Gaining political clout?
Published 8:00 am Monday, November 3, 2008
The 2008 presidential election will make history. Either the nation will have its first black president, or it will have its first female vice president.
Either way, history is going to be made on Election Day.
The 2008 presidential race has been significant in another way. North Carolina has been labeled as a battleground state. That has not happened in many a year. Late last week, an report by The Associated Press noted that Sen. Barack Obama, the Democratic presidential nominee, was leading Sen. John McCain, the Republican presidential nominee, in each of the eight battleground states: North Carolina, Colorado, Florida, Nevada, New Hampshire, Ohio, Pennsylvania and Virginia.
North Carolina has not gone for the Democratic presidential nominee since Tarheels supported Jimmy Carter in 1976. The report had Obama with a 2-percent lead over McCain, 48 percent to 46 percent, respectively. Of course, the only election-related numbers that matter are the votes North Carolina voters cast Election Day.
If Obama maintains his lead over McCain, North Carolina will have gone Democratic for the first time in 32 years.
The AP report also shows that Democratic voters are dominating in early voting, which is allowed in some form in 30 states, including North Carolina. A week before Election Day, about 1.6 million Tarheel voters had taken part in early voting, with 54 percent of those voters being Democrats and 29 percent being Republicans. The remaining 17 percent of voters marking ballots early include unaffiliated voters and voters aligned with other parties.
In North Carolina, about 100,000 newly registered voters have voted at the one-stop voting centers across the state, with Democrats outnumbering Republicans by about a 2-1 margin, according to state elections officials
In a general election, voters may cross party lines, but the early indications clearly favor Obama, according to The Associated Press report.
For the first time in a long time, North Carolina finds itself in a position to have a significant effect on the presidential election. The difference in winning and losing the presidential election could come down to which candidate wins the right combination of battleground states to assure victory.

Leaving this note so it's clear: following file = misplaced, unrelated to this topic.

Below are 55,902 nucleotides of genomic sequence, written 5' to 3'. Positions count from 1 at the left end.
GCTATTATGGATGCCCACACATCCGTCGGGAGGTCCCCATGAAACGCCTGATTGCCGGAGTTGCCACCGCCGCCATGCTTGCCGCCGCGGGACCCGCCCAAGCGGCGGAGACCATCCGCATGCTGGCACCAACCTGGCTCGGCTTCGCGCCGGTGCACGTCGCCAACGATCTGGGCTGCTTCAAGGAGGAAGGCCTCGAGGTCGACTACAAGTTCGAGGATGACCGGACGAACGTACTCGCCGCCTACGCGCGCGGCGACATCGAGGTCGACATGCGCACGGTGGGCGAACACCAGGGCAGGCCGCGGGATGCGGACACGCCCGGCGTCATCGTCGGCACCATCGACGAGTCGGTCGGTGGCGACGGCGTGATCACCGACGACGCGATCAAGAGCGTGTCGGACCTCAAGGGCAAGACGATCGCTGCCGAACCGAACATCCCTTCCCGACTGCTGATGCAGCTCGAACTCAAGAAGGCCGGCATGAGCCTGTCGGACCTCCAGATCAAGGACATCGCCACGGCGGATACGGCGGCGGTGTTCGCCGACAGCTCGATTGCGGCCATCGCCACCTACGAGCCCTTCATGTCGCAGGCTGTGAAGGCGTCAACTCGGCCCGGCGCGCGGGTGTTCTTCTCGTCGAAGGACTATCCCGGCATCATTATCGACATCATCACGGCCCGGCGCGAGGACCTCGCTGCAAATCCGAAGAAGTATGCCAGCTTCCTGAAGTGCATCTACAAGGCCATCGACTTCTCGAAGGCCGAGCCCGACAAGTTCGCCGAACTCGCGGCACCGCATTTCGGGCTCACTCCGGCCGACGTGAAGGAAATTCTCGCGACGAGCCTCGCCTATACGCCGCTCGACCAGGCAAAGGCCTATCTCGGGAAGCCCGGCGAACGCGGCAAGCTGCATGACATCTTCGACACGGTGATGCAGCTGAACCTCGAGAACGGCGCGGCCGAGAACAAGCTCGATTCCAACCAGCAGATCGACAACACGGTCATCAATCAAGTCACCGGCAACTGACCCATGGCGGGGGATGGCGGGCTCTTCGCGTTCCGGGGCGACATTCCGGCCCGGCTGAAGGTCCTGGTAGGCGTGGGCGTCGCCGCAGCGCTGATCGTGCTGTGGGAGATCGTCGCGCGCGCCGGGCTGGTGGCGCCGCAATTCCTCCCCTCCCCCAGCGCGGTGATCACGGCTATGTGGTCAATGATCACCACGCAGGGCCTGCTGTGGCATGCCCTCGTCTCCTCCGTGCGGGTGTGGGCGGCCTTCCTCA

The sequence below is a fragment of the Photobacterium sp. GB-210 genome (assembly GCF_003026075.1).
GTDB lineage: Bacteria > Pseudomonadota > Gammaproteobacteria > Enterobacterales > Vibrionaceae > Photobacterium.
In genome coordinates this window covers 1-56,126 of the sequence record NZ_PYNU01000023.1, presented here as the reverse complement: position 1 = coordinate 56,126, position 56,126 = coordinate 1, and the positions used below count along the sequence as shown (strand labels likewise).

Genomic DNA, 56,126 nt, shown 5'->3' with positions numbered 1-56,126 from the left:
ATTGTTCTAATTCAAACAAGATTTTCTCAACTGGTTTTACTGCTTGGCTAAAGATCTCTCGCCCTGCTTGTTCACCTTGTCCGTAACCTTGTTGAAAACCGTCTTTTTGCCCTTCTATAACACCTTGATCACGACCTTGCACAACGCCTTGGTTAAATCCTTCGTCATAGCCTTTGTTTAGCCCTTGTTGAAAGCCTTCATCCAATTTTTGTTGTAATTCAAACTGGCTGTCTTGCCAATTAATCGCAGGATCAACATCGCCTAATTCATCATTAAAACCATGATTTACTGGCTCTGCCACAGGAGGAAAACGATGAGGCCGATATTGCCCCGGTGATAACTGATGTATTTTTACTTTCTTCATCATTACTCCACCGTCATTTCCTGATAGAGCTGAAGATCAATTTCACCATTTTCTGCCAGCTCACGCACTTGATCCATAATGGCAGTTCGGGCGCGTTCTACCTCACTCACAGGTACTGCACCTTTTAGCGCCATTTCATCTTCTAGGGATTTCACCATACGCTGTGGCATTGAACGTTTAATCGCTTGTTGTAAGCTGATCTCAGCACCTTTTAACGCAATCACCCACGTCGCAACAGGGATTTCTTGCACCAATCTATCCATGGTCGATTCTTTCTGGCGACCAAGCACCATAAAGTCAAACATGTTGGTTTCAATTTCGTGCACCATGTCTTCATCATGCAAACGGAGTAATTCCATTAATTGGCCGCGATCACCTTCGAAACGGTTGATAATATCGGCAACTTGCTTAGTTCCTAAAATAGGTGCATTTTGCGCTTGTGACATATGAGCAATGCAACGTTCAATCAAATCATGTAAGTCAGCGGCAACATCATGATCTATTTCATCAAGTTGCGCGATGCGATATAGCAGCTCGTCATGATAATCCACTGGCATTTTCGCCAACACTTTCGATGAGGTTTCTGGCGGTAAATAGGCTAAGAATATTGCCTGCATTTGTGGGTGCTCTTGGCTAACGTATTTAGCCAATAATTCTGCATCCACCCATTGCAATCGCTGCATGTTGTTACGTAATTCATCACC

That’s why the presidential candidates, the vice-presidential candidates, their spouses and others have been making numerous campaign stops in North Carolina in recent days. They are not coming to the Old North State at this time of the year to see the leaves change colors.
Anticipating a significant increase in the number of voters marking their ballots early this election season, the Beaufort County Board of Elections chose to stay open later during the early voting period and open satellite polling places in Belhaven and Aurora during the early voting period. The board deserves praise for taking those actions to better serve voters.
When presidential candidates visit North Carolina almost on a daily basis to court its voters, they are sending signals that the state’s voters are important to them. Well, it is important for North Carolina to put someone in the White House who will best take care of the nation and the state. This election season, North Carolina voters should have been asking each candidate what is in it for them if they support that candidate.
Votes for a candidate are, in a way, an investment in that candidate. The candidate who is elected will have four years to provide a return on that investment. If that investment does not pay an acceptable dividend, then North Carolina could become a battleground state in yet another political war in four years.
North Carolina, as its population continues to grow, could be on its way to becoming a must-have state for presidential candidates. If that does happen, look for the Old North State to have more political clout with those candidates.